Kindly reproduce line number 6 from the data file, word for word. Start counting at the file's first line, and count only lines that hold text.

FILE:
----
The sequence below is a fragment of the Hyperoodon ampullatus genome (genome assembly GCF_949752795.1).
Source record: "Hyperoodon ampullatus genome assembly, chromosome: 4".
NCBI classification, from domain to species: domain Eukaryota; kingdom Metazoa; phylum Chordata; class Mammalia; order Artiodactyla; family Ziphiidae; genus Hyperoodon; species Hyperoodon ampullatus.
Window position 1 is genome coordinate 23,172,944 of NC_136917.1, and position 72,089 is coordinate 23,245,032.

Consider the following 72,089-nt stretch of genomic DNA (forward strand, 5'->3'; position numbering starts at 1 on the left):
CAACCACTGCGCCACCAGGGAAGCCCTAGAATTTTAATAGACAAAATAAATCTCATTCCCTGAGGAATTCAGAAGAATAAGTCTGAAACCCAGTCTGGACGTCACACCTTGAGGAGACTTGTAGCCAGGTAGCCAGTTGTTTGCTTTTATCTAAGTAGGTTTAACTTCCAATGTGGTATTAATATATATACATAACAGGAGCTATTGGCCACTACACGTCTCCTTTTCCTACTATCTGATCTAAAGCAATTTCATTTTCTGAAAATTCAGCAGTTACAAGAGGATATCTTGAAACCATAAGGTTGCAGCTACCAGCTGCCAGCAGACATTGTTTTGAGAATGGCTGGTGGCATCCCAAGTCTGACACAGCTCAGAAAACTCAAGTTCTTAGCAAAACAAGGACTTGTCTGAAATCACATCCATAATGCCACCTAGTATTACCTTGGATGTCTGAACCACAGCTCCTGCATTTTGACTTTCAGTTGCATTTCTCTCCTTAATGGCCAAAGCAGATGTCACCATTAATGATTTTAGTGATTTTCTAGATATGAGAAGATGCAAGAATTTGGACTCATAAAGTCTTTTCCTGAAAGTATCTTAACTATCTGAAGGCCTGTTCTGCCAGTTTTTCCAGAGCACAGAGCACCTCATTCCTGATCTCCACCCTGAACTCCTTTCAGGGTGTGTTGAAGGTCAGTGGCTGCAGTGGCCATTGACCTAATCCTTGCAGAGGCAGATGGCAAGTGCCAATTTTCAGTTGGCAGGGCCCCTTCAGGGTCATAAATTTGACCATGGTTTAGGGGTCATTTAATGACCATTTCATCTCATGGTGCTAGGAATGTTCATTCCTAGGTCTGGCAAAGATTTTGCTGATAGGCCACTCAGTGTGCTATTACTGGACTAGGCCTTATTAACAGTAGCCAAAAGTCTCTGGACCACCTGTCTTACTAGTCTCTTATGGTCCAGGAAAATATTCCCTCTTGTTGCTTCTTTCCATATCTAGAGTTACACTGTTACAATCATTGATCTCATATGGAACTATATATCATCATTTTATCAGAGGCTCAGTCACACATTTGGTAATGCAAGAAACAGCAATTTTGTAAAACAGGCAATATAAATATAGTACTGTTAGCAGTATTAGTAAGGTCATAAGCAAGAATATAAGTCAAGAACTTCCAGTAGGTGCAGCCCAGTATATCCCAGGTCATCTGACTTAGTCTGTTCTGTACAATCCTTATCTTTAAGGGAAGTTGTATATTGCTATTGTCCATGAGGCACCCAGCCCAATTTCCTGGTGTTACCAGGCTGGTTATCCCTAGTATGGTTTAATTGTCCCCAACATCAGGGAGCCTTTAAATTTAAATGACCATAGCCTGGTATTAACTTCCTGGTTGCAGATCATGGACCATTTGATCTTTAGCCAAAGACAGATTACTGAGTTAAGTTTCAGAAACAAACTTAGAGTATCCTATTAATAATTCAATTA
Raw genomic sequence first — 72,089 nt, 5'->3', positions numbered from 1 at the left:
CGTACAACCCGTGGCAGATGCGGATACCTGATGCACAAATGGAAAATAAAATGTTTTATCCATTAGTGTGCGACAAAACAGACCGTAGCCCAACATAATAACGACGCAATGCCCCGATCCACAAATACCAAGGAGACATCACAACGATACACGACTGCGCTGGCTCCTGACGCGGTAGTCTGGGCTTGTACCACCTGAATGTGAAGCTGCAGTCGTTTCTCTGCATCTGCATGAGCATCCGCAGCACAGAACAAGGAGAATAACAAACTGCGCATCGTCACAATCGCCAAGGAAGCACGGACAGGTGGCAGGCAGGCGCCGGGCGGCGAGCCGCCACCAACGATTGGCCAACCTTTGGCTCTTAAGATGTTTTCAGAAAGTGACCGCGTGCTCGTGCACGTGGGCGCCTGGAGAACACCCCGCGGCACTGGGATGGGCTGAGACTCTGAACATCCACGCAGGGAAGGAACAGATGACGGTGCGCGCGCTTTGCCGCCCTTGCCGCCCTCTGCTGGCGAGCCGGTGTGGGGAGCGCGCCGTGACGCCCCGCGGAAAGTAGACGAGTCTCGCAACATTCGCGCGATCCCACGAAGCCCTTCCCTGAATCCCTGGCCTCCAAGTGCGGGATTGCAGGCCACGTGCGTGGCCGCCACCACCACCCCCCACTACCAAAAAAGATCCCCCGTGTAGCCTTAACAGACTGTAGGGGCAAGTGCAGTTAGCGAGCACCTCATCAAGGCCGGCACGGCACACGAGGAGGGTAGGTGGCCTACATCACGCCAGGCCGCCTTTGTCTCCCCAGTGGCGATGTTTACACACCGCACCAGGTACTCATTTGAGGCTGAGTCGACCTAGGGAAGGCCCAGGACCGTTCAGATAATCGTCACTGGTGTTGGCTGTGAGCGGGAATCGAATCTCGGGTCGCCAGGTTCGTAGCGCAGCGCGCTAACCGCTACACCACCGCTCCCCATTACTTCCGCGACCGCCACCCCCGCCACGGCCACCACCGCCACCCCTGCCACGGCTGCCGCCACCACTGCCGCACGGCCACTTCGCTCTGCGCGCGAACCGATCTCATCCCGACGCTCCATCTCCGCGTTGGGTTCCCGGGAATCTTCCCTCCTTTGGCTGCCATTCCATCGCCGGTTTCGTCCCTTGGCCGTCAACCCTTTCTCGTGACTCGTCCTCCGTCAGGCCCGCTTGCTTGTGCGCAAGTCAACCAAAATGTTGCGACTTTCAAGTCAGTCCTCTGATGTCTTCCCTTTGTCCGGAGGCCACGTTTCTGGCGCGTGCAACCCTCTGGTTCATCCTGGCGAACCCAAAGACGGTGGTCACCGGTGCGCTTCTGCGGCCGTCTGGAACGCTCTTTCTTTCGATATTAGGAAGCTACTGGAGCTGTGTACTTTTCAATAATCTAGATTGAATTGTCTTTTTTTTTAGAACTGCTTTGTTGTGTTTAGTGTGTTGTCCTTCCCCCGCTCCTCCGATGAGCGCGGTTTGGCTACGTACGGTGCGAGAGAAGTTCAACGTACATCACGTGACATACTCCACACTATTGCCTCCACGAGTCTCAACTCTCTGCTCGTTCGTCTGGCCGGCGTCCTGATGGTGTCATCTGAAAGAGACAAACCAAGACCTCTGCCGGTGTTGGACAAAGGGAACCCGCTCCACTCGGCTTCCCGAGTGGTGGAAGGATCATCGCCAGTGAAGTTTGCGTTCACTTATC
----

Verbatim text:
CAACCACTGCGCCACCAGGGAAGCCCTAGAATTTTAATAGACAAAATAAATCTCATTCCCTGAGGAATTCAGAAGAATAAGTCTGAAACCCAGTCTGGACGTCACACCTTGAGGAGACTTGTAGCCAGGTAGCCAGTTGTTTGCTTTTATCTAAGTAGGTTTAACTTCCAATGTGGTATTAATATATATACATAACAGGAGCTATTGGCCACTACACGTCTCCTTTTCCTACTATCTGATCTAAAGCAATTTCATTTTCTGAAAATTCAGCAGTTACAAGAGGATATCTTGAAACCATAAGGTTGCAGCTACCAGCTGCCAGCAGACATTGTTTTGAGAATGGCTGGTGGCATCCCAAGTCTGACACAGCTCAGAAAACTCAAGTTCTTAGCAAAACAAGGACTTGTCTGAAATCACATCCATAATGCCACCTAGTATTACCTTGGATGTCTGAACCACAGCTCCTGCATTTTGACTTTCAGTTGCATTTCTCTCCTTAATGGCCAAAGCAGATGTCACCATTAATGATTTTAGTGATTTTCTAGATATGAGAAGATGCAAGAATTTGGACTCATAAAGTCTTTTCCTGAAAGTATCTTAACTATCTGAAGGCCTGTTCTGCCAGTTTTTCCAGAGCACAGAGCACCTCATTCCTGATCTCCACCCTGAACTCCTTTCAGGGTGTGTTGAAGGTCAGTGGCTGCAGTGGCCATTGACCTAATCCTTGCAGAGGCAGATGGCAAGTGCCAATTTTCAGTTGGCAGGGCCCCTTCAGGGTCATAAATTTGACCATGGTTTAGGGGTCATTTAATGACCATTTCATCTCATGGTGCTAGGAATGTTCATTCCTAGGTCTGGCAAAGATTTTGCTGATAGGCCACTCAGTGTGCTATTACTGGACTAGGCCTTATTAACAGTAGCCAAAAGTCTCTGGACCACCTGTCTTACTAGTCTCTTATGGTCCAGGAAAATATTCCCTCTTGTTGCTTCTTTCCATATCTAGAGTTACACTGTTACAATCATTGATCTCATATGGAACTATATATCATCATTTTATCAGAGGCTCAGTCACACATTTGGTAATGCAAGAAACAGCAATTTTGTAAAACAGGCAATATAAATATAGTACTGTTAGCAGTATTAGTAAGGTCATAAGCAAGAATATAAGTCAAGAACTTCCAGTAGGTGCAGCCCAGTATATCCCAGGTCATCTGACTTAGTCTGTTCTGTACAATCCTTATCTTTAAGGGAAGTTGTATATTGCTATTGTCCATGAGGCACCCAGCCCAATTTCCTGGTGTTACCAGGCTGGTTATCCCTAGTATGGTTTAATTGTCCCCAACATCAGGGAGCCTTTAAATTTAAATGACCATAGCCTGGTATTAACTTCCTGGTTGCAGATCATGGACCATTTGATCTTTAGCCAAAGACAGATTACTGAGTTAAGTTTCAGAAACAAACTTAGAGTATCCTATTAATAATTCAATTA